People in zoos

From ANIMAL PEOPLE, October 1996:

BROOKFIELD, Illinois– – When
Binti Jua the gorilla cradled a critically injured
three-year-old boy who fell 18 feet into her
exhibit, and carried him gently, her own
infant on her back, to the zookeeper’s door at
the Brookfield Zoo near Chicago on August
16, the contrast between gorillas’ fearsome
appearance and their usual peaceful behavior
inspired commentators around the world.
To zoo professionals, however, the
incident just proved––again––that humans are
the least predictable primates in a zoo. Binti
Jua did what most eight-year-old gorilla mothers
raised in human families might have done:
Binti Jua treated the boy like an injured member
of another gorilla family. The boy who fell
in––who recovered, and was released from the
hospital eight days later––was the wild card.


Other zoo animals responded equally
predictably to unexpected meetings with
humans during the summer. Unfortunately for
the humans, all the other animals were big
predators.
The string of incidents began on June
26 when a 22-year-old Charles University student
climbed into the moat surrounding the
Siberian tiger exhibit at the Prague Zoo. The
tiger sprang from his cave, seized the student
by the neck, and quickly killed him. To
tigers, primates mean dinner.
On July 22, American visitor Aaron
Baker and his father made a similar mistake at
Taman Safari Indonesia, a drive-through
wildlife park. Leaving their car, they walked
into the jungle. A Sumatran tiger pounced.
The father fought off the tiger, but young
Baker suffered injuries to his face, hands,
neck, and stomach.
July 27 brought three such encounters.
In Torgau, Germany, a nine-year-old
girl climbed over a barricade to hand a brown
bear a rose. Grabbing her left hand, the bear
tried to pull her into his cage, then bit her arm
off: what the girl meant as a gift, the bear
took as a territorial invasion.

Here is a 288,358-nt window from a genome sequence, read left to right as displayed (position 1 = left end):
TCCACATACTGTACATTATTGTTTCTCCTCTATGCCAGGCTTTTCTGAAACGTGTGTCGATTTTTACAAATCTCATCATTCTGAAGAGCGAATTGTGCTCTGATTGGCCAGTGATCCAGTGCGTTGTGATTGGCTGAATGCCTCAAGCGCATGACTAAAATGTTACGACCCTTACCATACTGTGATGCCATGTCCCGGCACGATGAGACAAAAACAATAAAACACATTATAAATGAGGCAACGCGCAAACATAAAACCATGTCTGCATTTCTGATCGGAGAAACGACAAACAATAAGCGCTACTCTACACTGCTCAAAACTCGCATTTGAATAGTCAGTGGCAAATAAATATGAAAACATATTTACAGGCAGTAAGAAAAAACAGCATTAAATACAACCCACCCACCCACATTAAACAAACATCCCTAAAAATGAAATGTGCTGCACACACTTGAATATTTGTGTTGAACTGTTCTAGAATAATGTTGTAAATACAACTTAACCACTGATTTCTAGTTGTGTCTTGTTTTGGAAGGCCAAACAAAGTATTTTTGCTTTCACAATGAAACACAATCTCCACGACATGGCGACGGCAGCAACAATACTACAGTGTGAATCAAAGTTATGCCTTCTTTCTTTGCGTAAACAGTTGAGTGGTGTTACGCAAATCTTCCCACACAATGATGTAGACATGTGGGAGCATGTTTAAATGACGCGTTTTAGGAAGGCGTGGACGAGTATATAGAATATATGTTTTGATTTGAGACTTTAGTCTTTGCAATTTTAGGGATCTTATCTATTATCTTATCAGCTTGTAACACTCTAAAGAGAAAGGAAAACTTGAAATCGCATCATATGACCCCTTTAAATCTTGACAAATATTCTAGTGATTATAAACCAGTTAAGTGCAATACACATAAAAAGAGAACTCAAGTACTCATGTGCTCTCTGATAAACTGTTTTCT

In Cincinnati, Cincinnati Zoo handler
was leading a year-old male Bengal tiger
named Calvin down a hallway at WKRC-TV
when the tiger was startled by Lilly Maynard,
7, daughter of zoo education director Thane
Maynard. Nervous in the unfamiliar locale,
the tiger pounced. The girl suffered facial
injuries, while WKRC writer/producer Fred
Anderson was scratched from armpit to stomach
in attempting to intervene.
Both stories were already on the
wires by mid-day in San Diego, and might
have inspired diagnosed schizophrenic
Matthew Settles, 28, to jump into a San Diego
Zoo exhibit with two Manchurian brown bears.
The female bear ripped his groin, leg, and
back with a swipe of her paw before zookeepers
used firehoses and extinguishers to drive
her back and pull Settles out of a wading pool,
where he sat, insisting the bears had motioned
for him to join them. Once again it was a case
of territorial invasion––and the bear apparently
treated Settles as another bear, not as prey,
probably to his advantage.
On August 8, the Animal World Zoo
in Farmington, Utah, euthanized a cougar for
mandatory rabies testing after a 16-year-old
ticket-taker reached into his cage to pet him
and––having invaded the space he’d occupied
since 1989––was bitten.

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